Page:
I remember this time last year how curious I was just where I would be celebrating the birth of Christ in the coming year. I had already been accepted to the Peace Corps, but I was waiting on my placement. After settling in to Ukraine in October, my thoughts quickly moved to the holiday season. I had never spent the holidays away from family or outside of the U.S., so as November turned to December, I had mixed feelings of excitement and mild depression.
I made the mistake of watching Love Actually, a Christmas movie, in early December. I thought it would help put me in the holiday spirit. I hadn’t really counted on all the cultural references to traditions I was missing, and the general theme of the importance of being home for Christmas. When the movie ended, I felt remarkably further away than ever before. But I still had enough of a sense of humor to laugh at how my best idea to cheer myself up had backfired.
As the days increased in number, and the 25th got closer and closer, my interest grew. Just what would my first Christmas in Ukraine look like? Ukraine is officially Greek Orthodox Catholic, meaning that they celebrate Christmas on January 7. I learned that I would be attending work on December 25, and this disturbed me greatly.
I pictured myself going through the day just as any other. But, I hadn’t counted on the enthusiasm of my neighbors and fellow English teachers for the American holiday. On December 23, my neighbor came over with a handwritten-note from her 14-year-old grandson, “Will you go to the Holy Supper with us tomorrow?” it said in neat, cursive letters. Her family was Roman Catholic and would celebrate Christmas on December 25. I enthusiastically accepted the invitation and my mood lightened a bit imagining that I would be at a church on Christmas Eve after all.
The dinner was served in traditional Ukrainian fashion, with gigantic portions, exactly twelve dishes, and plenty for everyone. After a delicious supper of borshch, fried fish, mushroom soup, potatoes, fresh-baked bread, beet salad, and a half a dozen more dishes I can’t remember, it was time for church in Ivano-Frankivsk, a neighboring city. The snow had been falling all day, but it picked up speed in the spirit of Christmas and I marveled at the size of the flakes falling before my eyes.
The church was absolutely packed, and we made our way to the standing-room only section on the left side of the sanctuary. As I took in the view Christmas trees and nativity sets, I listened to the hum of Ukrainian prayers offered aloud by kneeling babusyas. There was an interesting blend of the familiar and the foreign before me, and I smiled thinking of how shared experiences, no matter how small or large, bring people together. Still, I had a feeling this wasn’t going to be the most familiar of services.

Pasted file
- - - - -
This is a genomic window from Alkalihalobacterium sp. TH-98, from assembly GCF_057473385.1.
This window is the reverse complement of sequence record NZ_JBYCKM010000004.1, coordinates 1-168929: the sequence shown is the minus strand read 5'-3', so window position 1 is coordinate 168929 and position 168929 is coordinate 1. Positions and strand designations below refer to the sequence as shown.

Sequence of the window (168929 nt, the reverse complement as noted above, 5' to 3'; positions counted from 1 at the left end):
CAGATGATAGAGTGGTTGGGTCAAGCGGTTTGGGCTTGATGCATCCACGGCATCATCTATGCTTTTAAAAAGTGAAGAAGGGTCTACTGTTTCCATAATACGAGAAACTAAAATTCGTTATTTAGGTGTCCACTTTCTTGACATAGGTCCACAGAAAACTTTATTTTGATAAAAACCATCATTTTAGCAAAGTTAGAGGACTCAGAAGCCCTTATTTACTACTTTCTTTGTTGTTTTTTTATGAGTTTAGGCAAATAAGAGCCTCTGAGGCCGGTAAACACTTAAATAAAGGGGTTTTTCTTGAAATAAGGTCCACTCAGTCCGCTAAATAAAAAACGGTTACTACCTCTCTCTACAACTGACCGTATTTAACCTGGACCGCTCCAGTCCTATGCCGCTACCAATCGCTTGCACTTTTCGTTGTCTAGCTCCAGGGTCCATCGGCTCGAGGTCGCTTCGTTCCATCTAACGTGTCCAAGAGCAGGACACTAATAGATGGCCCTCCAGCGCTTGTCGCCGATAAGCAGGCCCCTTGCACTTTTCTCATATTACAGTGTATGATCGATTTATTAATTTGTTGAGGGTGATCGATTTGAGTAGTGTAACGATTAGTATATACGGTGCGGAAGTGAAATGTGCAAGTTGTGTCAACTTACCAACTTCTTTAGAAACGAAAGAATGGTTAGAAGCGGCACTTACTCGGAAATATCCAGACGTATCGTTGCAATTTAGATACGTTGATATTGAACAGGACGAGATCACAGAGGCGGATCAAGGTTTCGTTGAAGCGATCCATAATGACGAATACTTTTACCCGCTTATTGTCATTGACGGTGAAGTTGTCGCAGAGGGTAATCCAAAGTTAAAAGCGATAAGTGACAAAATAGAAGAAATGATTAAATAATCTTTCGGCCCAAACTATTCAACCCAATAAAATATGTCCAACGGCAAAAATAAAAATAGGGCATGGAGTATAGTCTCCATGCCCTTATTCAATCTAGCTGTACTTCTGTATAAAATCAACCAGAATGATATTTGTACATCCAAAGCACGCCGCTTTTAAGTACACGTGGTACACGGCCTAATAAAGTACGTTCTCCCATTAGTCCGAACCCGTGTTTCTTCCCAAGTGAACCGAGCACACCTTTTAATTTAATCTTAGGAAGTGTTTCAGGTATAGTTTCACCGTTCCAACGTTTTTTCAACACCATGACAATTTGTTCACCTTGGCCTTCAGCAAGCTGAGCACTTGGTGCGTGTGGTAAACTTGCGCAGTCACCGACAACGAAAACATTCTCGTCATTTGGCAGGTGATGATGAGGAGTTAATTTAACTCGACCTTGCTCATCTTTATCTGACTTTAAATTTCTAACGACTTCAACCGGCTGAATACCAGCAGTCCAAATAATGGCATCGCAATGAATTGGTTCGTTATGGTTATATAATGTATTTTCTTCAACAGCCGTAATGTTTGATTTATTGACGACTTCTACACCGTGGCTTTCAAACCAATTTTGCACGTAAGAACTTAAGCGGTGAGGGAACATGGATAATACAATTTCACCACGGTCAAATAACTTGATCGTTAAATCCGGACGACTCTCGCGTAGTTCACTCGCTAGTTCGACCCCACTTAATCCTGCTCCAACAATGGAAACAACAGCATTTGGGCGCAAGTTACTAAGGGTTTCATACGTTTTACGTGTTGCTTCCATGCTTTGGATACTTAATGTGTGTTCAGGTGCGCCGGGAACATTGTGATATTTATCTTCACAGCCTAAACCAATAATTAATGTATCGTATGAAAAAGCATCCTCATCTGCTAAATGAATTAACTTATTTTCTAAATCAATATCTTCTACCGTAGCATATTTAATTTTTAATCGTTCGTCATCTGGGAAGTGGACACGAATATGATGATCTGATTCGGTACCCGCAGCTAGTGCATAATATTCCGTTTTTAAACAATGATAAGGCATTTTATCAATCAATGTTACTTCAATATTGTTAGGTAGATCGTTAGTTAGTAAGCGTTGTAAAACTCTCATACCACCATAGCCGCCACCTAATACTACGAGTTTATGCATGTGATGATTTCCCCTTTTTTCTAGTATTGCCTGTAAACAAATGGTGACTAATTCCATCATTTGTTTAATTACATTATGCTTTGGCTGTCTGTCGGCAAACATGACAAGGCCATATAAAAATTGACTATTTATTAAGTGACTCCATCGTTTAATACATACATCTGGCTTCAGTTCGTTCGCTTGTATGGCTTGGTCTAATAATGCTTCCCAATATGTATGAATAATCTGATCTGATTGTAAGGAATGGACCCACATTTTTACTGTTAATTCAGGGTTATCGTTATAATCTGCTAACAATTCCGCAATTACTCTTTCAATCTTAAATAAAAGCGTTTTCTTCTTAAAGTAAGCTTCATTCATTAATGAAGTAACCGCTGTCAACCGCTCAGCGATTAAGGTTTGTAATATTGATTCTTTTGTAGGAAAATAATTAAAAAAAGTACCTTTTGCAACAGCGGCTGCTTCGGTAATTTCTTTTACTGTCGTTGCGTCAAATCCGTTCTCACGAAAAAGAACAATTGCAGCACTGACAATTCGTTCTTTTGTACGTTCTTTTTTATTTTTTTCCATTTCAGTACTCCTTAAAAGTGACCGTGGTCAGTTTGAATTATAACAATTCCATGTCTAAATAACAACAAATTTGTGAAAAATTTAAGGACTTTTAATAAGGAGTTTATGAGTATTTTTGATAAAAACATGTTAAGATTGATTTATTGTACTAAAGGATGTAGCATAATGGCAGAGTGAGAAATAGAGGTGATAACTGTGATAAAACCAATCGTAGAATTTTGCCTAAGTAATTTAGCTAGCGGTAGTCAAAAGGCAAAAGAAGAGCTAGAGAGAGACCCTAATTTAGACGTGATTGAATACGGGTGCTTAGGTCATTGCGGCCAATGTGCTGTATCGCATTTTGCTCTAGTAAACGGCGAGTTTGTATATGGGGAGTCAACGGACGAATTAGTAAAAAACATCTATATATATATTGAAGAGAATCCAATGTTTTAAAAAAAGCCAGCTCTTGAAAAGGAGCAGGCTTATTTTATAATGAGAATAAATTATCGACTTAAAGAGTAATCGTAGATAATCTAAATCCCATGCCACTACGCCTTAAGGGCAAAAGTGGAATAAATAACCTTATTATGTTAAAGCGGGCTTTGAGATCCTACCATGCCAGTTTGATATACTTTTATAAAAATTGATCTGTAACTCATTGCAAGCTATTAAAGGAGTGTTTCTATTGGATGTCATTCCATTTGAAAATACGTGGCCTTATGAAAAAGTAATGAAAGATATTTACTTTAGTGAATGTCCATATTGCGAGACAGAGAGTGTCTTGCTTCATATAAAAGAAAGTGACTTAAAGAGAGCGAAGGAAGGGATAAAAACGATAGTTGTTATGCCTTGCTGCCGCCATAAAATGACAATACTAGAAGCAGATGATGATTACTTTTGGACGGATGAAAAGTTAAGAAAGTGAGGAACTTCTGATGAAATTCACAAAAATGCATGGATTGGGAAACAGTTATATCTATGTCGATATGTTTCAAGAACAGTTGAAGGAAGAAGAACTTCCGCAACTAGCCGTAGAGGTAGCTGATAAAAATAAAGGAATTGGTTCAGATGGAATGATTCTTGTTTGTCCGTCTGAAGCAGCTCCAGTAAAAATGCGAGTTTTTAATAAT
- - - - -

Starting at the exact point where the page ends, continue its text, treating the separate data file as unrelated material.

Despite the fact that it was a Roman Catholic Church, I was in a different hemisphere, with a new climate, culture, and language to contend with. I said a little prayer that there would be at least one thing in the service that would make sense to me and give me a feeling of home. As I opened my eyes, the church went dark. Candles were lit and passed down the aisles. Then, the organ played Silent Night. I let out a soft chuckle. God was just showing off by opening the service like that. And it’s a good thing He did because the entire service was conducted in Polish, and I didn’t understand a word of it. I think He knew I would need the encouragement at the beginning to make it through two hours of Polish standing up.
Toward the end of the service I got another glimpse of home when we exchanged the peace. To be honest, I wouldn’t have known what was going on, but I guess I was giving off an American radar signal because a young man turned to me and said in English “Peace be with you.” I returned the sentiment in Ukrainian, and we both laughed. As we shuffled out of the church, the big wooden doors swung open and snowflakes started swirling inside.
I awoke on the next day filled with hope for my first White Christmas. I threw back the curtains with anticipation, and I was not disappointed. Trees were bent with the heavy weight of snow, and my windows had the kind of frosty frame that we buy in cans in Texas. I switched on some Christmas tunes and snapped photos from every window in my apartment before enjoying a cup of hot tea and watching the snow fall. I was awakened from my silent reverie with the reality that I had to go to work today. I bundled up, grabbed some homemade gifts for my colleagues, and started my hike to school.
I opened the door to the English Teacher’s lounge and was greeted with many wishes for a Merry Christmas. As I handed out burned CDs with Christmas carols, their faces lit up like children’s. But then the mood changed, “We didn’t get anything for you!” they cried. I assured them that their countless acts of hospitality in the past two weeks were more than sufficient, but they were unconvinced.
“We must get you a TV,” one teacher said. “And the Internet,” another chirped. “Today?” I asked incredulously. “Yes, come with me,” they said. “It’s Christmas, we’ll see what we can do.” And, in perfect Christmas-miracle fashion, by the time the school bell sounded I had both a working television and access to the Internet in my apartment.
I don’t think I’ve been this excited about a Christmas present in a long time. I’ve rediscovered the beauty of the world wide web in a way I never imagined that I could, but three months without it gives you a new perspective on the genius of Google, the immediacy of e-mail, and the wonders of 24-hour news updates.